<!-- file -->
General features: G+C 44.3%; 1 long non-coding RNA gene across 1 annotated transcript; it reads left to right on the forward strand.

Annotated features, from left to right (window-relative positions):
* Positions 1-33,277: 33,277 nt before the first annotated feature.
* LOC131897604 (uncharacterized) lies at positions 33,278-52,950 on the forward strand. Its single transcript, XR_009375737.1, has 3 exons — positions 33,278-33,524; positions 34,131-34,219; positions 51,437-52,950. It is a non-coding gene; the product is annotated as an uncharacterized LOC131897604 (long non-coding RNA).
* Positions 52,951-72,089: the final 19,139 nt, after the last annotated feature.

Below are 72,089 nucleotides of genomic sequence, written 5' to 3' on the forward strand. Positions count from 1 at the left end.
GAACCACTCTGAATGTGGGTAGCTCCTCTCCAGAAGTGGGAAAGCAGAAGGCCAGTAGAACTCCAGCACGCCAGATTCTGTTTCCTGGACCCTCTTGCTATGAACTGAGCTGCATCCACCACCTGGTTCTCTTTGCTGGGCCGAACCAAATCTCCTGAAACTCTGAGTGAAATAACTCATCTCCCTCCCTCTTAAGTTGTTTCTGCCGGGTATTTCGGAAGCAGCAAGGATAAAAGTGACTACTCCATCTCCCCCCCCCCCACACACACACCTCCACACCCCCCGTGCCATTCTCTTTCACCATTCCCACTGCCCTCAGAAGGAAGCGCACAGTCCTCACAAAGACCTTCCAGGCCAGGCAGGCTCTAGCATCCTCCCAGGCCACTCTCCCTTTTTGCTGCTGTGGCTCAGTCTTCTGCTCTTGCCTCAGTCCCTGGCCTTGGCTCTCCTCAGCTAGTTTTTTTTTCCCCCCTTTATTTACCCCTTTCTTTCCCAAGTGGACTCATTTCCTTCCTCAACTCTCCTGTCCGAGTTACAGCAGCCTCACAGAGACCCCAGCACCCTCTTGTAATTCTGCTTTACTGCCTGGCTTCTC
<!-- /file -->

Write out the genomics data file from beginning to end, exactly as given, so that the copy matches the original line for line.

General features: G+C 44.3%; 1 long non-coding RNA gene across 1 annotated transcript; it reads left to right on the forward strand.

Annotated features, from left to right (window-relative positions):
* Positions 1-33,277: 33,277 nt before the first annotated feature.
* LOC131897604 (uncharacterized) lies at positions 33,278-52,950 on the forward strand. Its single transcript, XR_009375737.1, has 3 exons — positions 33,278-33,524; positions 34,131-34,219; positions 51,437-52,950. It is a non-coding gene; the product is annotated as an uncharacterized LOC131897604 (long non-coding RNA).
* Positions 52,951-72,089: the final 19,139 nt, after the last annotated feature.

Below are 72,089 nucleotides of genomic sequence, written 5' to 3' on the forward strand. Positions count from 1 at the left end.
GAACCACTCTGAATGTGGGTAGCTCCTCTCCAGAAGTGGGAAAGCAGAAGGCCAGTAGAACTCCAGCACGCCAGATTCTGTTTCCTGGACCCTCTTGCTATGAACTGAGCTGCATCCACCACCTGGTTCTCTTTGCTGGGCCGAACCAAATCTCCTGAAACTCTGAGTGAAATAACTCATCTCCCTCCCTCTTAAGTTGTTTCTGCCGGGTATTTCGGAAGCAGCAAGGATAAAAGTGACTACTCCATCTCCCCCCCCCCCACACACACACCTCCACACCCCCCGTGCCATTCTCTTTCACCATTCCCACTGCCCTCAGAAGGAAGCGCACAGTCCTCACAAAGACCTTCCAGGCCAGGCAGGCTCTAGCATCCTCCCAGGCCACTCTCCCTTTTTGCTGCTGTGGCTCAGTCTTCTGCTCTTGCCTCAGTCCCTGGCCTTGGCTCTCCTCAGCTAGTTTTTTTTTCCCCCCTTTATTTACCCCTTTCTTTCCCAAGTGGACTCATTTCCTTCCTCAACTCTCCTGTCCGAGTTACAGCAGCCTCACAGAGACCCCAGCACCCTCTTGTAATTCTGCTTTACTGCCTGGCTTCTC